Many of the day-to-day activities of the Spanish speaking have a religious basis. The Catholic faithful do not pray to the statues orthe pictures of saints but to the saints in Heaven represented by the pictures or statues. This prayer practice among family is thus extended in time, space and relationship, The altar prayer practice involved friends and relatives at home and through spiritual projection, reached out to Heaven.

This is an important point: People wrongfully get accused through misunderstanding and ignorance of such practices for seemingly to pray to pictures of saints. In actuality, the picture served only as a reminder and prayer was meant for the saint in heaven. The deceased family members were belived yet alive but living in heaven, another dimension of creation. Many of these people were connected to the world of God, which included saints. When we asked to comment on their thoughts about the saints they had, one of the families simply replied that they were like their extended family. Thus, their extended family included those who had gone forth into the next world. This is why Mexicans and Mexican-Americans celebrate the "day of the Dead,'. They believed that although their ancestors have passed away, they continue to live on, albeit in a different form and in a different place.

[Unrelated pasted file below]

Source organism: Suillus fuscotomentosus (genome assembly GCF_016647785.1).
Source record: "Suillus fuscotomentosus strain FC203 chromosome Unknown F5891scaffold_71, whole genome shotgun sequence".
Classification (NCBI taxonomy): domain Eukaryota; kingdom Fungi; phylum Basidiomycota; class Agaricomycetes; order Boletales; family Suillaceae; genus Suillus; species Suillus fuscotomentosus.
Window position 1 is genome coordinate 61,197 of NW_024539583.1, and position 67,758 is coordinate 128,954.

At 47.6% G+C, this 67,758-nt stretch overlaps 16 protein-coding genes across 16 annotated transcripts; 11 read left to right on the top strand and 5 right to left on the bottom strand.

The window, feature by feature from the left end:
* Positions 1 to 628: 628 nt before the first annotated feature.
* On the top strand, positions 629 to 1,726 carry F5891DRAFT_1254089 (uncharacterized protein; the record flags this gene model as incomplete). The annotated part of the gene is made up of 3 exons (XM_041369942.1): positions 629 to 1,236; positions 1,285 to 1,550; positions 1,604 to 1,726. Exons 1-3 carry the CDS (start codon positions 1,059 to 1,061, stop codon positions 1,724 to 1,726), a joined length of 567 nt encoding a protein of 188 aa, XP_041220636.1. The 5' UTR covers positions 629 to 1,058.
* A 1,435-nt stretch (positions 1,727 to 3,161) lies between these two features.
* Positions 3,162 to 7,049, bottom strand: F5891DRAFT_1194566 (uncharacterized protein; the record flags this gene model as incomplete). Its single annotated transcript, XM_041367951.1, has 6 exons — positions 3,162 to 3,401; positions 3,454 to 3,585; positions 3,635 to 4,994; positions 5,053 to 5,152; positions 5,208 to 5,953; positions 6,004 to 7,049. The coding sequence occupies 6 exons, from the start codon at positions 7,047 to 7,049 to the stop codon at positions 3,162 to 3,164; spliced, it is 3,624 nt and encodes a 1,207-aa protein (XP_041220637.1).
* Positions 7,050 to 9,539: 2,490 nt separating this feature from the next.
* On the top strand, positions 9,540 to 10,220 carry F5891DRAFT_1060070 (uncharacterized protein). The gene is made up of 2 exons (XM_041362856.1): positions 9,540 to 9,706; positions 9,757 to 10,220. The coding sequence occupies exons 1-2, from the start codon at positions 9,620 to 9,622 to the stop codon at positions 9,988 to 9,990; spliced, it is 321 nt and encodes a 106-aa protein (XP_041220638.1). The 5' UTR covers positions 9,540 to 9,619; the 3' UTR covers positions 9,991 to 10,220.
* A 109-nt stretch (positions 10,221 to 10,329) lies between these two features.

- There is a reason-based faith for these beliefs: First of all, when Moses and Elijah appeared with Christ on the mountain, Peter, overwhelmed, said something like 'That is all good, Lord, build something here or do some marker or what?'

This experience, when Christ was transfigured, showed that people (Moses and Elijah) that had passed away from the Earth continued to live in another dimension. Our indigenous spiritual roots in America (Aztecs and other native peoples) belived in the after life as well. Another thing, in regards to the altar pictures (Retablos), there is a story that supports the use of pictures, it goes something like the following: A certain king learned that Jesus Christ had performed some remarkable miracles of healing, and desirous himself of healing, sent a messenger to ask Jesus for some healing. Jesus himself could not go to heal the king, but sent one of his apostles carrying a picture of Jesus. The king was healed. Did Christ heal through his picture? Did the faith generated from the presence of the picture healed the king?